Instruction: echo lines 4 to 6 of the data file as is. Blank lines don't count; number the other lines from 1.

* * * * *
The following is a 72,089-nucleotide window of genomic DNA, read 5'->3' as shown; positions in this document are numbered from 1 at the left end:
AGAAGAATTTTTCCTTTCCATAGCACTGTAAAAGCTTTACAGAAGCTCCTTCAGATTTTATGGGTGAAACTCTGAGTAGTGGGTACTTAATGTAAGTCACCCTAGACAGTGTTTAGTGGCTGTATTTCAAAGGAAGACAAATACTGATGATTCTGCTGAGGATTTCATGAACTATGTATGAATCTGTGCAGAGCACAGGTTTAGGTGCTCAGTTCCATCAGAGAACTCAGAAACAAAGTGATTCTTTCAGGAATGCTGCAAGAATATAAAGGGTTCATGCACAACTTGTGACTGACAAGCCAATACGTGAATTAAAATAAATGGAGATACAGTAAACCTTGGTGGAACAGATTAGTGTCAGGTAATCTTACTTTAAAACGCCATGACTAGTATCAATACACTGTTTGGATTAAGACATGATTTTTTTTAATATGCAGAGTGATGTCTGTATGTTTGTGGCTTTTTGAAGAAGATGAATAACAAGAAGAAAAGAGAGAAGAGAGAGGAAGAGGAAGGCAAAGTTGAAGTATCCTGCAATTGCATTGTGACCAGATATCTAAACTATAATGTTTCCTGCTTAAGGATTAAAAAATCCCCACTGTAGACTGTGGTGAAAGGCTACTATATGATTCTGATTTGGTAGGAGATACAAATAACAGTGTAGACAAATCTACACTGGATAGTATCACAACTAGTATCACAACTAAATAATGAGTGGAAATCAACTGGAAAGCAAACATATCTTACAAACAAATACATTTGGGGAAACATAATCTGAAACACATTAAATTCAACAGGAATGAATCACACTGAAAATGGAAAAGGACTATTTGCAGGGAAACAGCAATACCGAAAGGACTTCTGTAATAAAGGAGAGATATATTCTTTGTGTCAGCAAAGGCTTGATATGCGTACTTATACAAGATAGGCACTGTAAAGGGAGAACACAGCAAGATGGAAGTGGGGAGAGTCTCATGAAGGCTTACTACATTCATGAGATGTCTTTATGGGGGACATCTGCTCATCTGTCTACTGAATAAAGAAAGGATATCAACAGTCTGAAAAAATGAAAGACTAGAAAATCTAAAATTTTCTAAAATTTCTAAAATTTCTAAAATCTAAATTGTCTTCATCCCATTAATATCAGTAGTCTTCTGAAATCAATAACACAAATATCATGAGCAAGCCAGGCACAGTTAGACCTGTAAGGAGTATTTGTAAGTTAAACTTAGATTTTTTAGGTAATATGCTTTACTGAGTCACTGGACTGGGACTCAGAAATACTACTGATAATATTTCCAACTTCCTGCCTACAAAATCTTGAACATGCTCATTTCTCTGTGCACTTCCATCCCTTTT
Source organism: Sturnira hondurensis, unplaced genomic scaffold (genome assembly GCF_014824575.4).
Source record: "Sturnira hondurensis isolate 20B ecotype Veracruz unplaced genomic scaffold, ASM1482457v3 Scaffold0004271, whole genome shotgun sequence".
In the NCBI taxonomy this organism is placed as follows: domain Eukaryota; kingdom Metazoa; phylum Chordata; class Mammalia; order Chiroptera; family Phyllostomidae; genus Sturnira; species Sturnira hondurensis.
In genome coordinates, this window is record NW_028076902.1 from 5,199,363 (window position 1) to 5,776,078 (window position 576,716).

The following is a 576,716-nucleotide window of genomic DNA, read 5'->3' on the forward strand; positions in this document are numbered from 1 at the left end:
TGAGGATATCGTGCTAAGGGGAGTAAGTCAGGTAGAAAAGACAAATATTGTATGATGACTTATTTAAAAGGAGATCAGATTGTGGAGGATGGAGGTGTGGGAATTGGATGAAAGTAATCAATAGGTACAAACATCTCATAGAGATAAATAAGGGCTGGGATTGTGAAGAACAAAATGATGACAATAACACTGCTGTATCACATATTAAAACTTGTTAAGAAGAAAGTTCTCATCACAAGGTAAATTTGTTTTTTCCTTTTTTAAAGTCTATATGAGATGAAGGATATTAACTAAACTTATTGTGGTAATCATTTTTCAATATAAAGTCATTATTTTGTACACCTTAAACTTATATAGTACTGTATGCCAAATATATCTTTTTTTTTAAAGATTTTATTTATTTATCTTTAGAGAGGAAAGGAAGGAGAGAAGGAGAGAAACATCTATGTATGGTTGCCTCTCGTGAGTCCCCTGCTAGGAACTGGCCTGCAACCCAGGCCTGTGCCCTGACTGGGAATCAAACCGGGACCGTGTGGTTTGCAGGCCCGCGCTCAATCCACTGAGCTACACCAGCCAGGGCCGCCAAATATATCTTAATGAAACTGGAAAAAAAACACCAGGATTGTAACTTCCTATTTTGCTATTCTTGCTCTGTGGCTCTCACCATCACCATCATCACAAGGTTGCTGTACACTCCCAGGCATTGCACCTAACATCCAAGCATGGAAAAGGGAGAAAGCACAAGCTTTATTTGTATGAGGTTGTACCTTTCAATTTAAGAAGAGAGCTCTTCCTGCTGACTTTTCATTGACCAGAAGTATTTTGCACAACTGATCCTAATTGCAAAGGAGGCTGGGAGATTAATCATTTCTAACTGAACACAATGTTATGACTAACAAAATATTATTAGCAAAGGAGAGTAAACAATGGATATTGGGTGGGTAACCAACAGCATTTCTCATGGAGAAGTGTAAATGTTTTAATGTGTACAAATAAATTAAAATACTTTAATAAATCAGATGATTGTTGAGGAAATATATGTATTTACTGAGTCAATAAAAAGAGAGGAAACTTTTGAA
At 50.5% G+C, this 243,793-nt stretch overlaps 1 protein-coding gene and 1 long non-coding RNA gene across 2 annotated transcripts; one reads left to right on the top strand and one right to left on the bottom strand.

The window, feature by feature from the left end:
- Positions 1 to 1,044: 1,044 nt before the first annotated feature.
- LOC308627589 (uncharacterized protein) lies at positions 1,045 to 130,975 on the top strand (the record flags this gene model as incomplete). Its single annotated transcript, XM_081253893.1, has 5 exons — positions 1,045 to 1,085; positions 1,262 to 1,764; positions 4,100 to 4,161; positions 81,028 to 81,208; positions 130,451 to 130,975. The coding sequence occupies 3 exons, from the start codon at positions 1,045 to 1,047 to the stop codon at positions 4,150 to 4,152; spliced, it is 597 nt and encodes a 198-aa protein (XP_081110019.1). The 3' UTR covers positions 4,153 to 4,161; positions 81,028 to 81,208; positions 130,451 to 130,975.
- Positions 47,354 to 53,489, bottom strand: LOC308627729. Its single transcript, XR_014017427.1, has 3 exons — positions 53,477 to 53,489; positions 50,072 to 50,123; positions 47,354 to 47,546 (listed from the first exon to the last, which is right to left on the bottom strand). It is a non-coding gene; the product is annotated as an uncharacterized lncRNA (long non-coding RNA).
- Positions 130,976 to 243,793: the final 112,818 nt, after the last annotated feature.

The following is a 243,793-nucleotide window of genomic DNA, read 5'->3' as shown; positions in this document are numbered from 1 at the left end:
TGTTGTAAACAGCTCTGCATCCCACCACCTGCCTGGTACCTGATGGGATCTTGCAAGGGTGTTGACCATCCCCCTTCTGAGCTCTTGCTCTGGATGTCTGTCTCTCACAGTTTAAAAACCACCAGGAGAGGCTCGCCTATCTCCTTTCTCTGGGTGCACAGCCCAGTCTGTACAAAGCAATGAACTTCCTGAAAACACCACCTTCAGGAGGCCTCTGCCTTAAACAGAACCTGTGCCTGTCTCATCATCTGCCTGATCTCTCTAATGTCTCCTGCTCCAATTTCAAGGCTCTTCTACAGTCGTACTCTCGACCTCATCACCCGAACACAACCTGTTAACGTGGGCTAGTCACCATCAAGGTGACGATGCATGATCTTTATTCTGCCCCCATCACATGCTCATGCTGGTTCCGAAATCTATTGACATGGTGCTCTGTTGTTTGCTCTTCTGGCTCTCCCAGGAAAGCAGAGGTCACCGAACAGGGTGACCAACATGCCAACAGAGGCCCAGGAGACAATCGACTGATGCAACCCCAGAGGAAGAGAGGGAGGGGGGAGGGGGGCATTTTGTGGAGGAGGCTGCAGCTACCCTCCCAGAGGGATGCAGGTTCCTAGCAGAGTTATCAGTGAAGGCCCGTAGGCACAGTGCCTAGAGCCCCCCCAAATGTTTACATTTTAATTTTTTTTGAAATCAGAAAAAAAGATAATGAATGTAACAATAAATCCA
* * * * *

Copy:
Source record: "Sturnira hondurensis isolate 20B ecotype Veracruz unplaced genomic scaffold, ASM1482457v3 Scaffold0004271, whole genome shotgun sequence".
In the NCBI taxonomy this organism is placed as follows: domain Eukaryota; kingdom Metazoa; phylum Chordata; class Mammalia; order Chiroptera; family Phyllostomidae; genus Sturnira; species Sturnira hondurensis.
In genome coordinates, this window is record NW_028076902.1 from 5,199,363 (window position 1) to 5,776,078 (window position 576,716).